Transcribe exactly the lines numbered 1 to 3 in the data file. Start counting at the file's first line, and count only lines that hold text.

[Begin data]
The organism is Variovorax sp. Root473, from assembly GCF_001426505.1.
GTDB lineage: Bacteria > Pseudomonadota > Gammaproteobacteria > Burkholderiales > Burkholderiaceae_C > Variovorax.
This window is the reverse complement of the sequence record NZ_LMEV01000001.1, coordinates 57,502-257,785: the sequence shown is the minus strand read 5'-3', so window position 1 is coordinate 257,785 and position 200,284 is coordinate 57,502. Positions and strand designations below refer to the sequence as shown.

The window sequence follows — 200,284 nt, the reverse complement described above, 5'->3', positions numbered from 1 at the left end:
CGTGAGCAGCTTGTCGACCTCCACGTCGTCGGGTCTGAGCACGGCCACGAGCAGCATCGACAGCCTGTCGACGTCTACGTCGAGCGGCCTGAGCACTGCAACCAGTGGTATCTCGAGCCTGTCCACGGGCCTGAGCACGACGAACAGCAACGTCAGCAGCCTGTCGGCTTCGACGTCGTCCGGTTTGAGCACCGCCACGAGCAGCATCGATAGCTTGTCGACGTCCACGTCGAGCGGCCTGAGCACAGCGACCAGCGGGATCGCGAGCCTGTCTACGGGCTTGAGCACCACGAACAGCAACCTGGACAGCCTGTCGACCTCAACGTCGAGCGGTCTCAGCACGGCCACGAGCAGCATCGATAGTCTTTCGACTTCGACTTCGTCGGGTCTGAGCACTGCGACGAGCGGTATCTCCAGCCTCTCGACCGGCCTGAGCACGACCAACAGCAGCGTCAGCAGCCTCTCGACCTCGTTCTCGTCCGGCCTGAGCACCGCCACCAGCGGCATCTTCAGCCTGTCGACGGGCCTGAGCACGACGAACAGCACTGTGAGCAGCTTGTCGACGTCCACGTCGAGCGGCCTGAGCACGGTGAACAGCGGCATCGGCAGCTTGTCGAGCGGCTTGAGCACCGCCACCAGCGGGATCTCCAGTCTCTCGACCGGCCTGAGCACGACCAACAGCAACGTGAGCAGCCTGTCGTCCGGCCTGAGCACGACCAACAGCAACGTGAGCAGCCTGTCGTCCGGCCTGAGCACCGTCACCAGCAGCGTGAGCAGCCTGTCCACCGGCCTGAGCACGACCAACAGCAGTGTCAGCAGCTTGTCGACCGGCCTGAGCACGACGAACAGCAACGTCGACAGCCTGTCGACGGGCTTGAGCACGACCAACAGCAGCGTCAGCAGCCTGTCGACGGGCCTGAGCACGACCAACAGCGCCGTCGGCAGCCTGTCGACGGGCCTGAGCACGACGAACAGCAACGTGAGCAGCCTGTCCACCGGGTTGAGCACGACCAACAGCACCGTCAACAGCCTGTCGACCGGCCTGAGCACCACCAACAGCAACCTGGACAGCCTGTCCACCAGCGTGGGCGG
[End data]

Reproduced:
The organism is Variovorax sp. Root473, from assembly GCF_001426505.1.
GTDB lineage: Bacteria > Pseudomonadota > Gammaproteobacteria > Burkholderiales > Burkholderiaceae_C > Variovorax.
This window is the reverse complement of the sequence record NZ_LMEV01000001.1, coordinates 57,502-257,785: the sequence shown is the minus strand read 5'-3', so window position 1 is coordinate 257,785 and position 200,284 is coordinate 57,502. Positions and strand designations below refer to the sequence as shown.